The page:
Approach User Support homepage Approach User Support
Answers to Frequently Asked Questions about Lotus Approach
Examples LotusScripts
Example databases
Links to other Lotus Approach support services

[Return to contents]

Deleting and recreating index files (.adx)

Last updated: 27 Mar 2004 by

In order to maintain the best ratio of speed and stability, you should consider either deleting the .adx files (indexes) on a regular basis (say every week or two) or compressing the databases. Alternatively, you can use the .adx repair procedure (see 'Repairing corrupt index (.adx) files') which preserves some of the information in the .adx, but may be a more involved depending on the design of your database.

Why is database/index maintenance recommended?

  1) The SmartIndex files for dBase databases in Approach are built up over time to support your joins and finds. This can result in bloated index files -- sometimes they can be larger than the database (.dbf) file they are supporting!
     - When an .apr file is opened, Approach will make sure the indexes required for the joined fields in that application are current.
     - Subsequent "finds" add indexes as needed to support them, and they are not deleted even if the find is never to be done again.

  2) You suspect that an .adx file is corrupted. For example, a find gives you invalid results or a repeating panel that should show records does not show them. Deleting the .adx file will get rid of the fault, but perhaps only temporarily if you have an illegal many-to-many join that is causing the problem.

  3) Deleting records from your database does not delete them from the .dbf and .dbt files. The space is merely marked as "deleted" and excluded from subsequent display. The only way to reclaim the space is to compress the database.

  4) Unnecessarily large database files take more time to transfer over a network, and more time to execute finds and sorts.

  5) If another application (say Paradox, or Access, or something) adds or updates records in your database, the Approach index will not be correct.

NOTE: It is always a very good idea to do a full back up before doing any maintenance on your databases or indexes!

How do I compress a database?

Compressing your databases is preferable to deleting the index files because it preserves your long field names and serial numbered field settings. To compress a database, you use the File menu, User Setup, Approach Preferences sequence to display the Approach Preferences dialog. On the Database tab, select a database name, click the Compress button, and repeat for each database you want to compress. Finish with the OK button, which actually starts the compression process. (Also see articles 'Reducing ("Compressing") the size of a database file' and 'Compressing databases with a macro or script' in this FAQ)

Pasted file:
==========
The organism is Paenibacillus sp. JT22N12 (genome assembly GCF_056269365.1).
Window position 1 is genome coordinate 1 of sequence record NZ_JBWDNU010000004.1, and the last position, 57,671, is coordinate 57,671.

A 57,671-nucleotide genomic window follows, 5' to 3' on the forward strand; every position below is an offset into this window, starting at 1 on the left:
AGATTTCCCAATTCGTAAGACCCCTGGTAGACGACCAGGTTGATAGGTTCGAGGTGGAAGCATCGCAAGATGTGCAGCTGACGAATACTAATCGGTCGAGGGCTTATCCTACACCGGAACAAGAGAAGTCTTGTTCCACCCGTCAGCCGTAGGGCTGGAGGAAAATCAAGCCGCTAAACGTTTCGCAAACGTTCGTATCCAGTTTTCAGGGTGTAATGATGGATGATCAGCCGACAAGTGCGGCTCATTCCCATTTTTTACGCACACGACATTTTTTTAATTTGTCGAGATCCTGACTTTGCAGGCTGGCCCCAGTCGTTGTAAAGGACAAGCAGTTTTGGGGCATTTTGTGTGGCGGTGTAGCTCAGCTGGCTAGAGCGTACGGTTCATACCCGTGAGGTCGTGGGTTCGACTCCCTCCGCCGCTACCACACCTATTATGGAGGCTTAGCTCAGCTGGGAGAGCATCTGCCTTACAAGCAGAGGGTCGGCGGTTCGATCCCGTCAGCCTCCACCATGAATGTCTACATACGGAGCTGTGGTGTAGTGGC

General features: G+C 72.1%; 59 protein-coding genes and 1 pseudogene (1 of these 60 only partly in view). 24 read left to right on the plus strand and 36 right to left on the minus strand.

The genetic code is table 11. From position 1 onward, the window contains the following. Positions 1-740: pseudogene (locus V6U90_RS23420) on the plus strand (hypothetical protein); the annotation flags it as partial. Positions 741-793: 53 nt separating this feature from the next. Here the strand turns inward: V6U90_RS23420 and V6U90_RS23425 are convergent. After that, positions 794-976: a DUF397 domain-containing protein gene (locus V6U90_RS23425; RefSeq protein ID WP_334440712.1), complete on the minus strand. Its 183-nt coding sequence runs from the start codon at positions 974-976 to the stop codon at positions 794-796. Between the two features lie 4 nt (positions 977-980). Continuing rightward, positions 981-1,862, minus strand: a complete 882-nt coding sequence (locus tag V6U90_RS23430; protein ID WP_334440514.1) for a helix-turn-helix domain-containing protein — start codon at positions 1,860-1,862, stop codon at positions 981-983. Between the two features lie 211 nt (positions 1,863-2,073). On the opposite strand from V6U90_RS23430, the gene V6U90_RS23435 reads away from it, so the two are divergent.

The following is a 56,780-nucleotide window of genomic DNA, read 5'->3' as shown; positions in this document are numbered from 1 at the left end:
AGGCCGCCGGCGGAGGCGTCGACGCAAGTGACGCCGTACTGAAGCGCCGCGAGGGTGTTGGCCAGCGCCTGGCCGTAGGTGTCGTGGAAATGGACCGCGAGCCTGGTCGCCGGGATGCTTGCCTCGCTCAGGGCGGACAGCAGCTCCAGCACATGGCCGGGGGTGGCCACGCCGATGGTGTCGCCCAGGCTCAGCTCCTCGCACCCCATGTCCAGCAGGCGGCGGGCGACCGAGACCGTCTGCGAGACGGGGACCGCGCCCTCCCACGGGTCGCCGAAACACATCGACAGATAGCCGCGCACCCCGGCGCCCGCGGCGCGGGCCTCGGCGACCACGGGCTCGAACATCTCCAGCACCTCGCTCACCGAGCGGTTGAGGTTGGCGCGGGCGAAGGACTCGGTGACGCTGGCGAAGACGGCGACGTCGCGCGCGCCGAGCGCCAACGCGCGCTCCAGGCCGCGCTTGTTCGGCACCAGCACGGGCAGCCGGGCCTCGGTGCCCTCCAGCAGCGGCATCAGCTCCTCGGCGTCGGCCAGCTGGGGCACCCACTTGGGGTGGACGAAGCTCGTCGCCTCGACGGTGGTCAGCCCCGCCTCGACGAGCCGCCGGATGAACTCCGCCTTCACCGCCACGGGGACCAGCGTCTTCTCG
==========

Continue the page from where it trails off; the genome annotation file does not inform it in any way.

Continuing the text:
How do I delete an index (.adx file)?

Before you delete the index files, there are some possible complications from doing this that you should be aware of:
 1) If your Approach database field names do not adhere to the dBaseIV standards, you will find your field names changed to fit that standard.
   - The default dBase IV format is a fieldname written in all capital letters, with a maximum fieldname length of 10 characters as a combination of 10 letters, digits, and underscores.
   - The first character must be a letter.
   - Punctuation marks, blank spaces, and other special characters are not permitted.
   - Field names that are similar, such as BILLAMOUNTDUE and BILLAMOUNTPAID will become BILLAMOUN1 and BILLAMOUN2, which can make mapping these names to the originals in your .apr file difficult.

 2) The .adx contains what the next number will be when automatically incrementing a serial numbered field. So, if you delete an .adx file for a .dbf that has a numeric field containing an auto - incrementing serial number, then the serial number will be reset to 1. You will therefore need to manually reassign the correct next record number in the field definition options.

To delete an .adx file, you should know how to navigate your hard drive or network drive using File Manager or the Windows Explorer. Go to the folder or directory where your database files are stored and you will see sets of files for each database. The set of files will all have the same name with a different type. For dBase files there is always a type .dbf where your records are kept, optionally a type .dbt where memo and PicturePlus fields are kept, and the .adx file. You can simply select and delete the .adx file for the database you are performing maintenance on. Approach will automatically rebuild the indexes when you reopen the application that uses it.

Conclusion: If you only use dBase IV format fieldnames and if you do not use any auto-incrementing serial numbers and if you do not manipulate the .dbf file with another application, then you should not suffer any side effects when deleting a .adx.

[Return to contents]

© Copyright, JohnBrown, Trademarks, Disclaimer, Acknowledgements.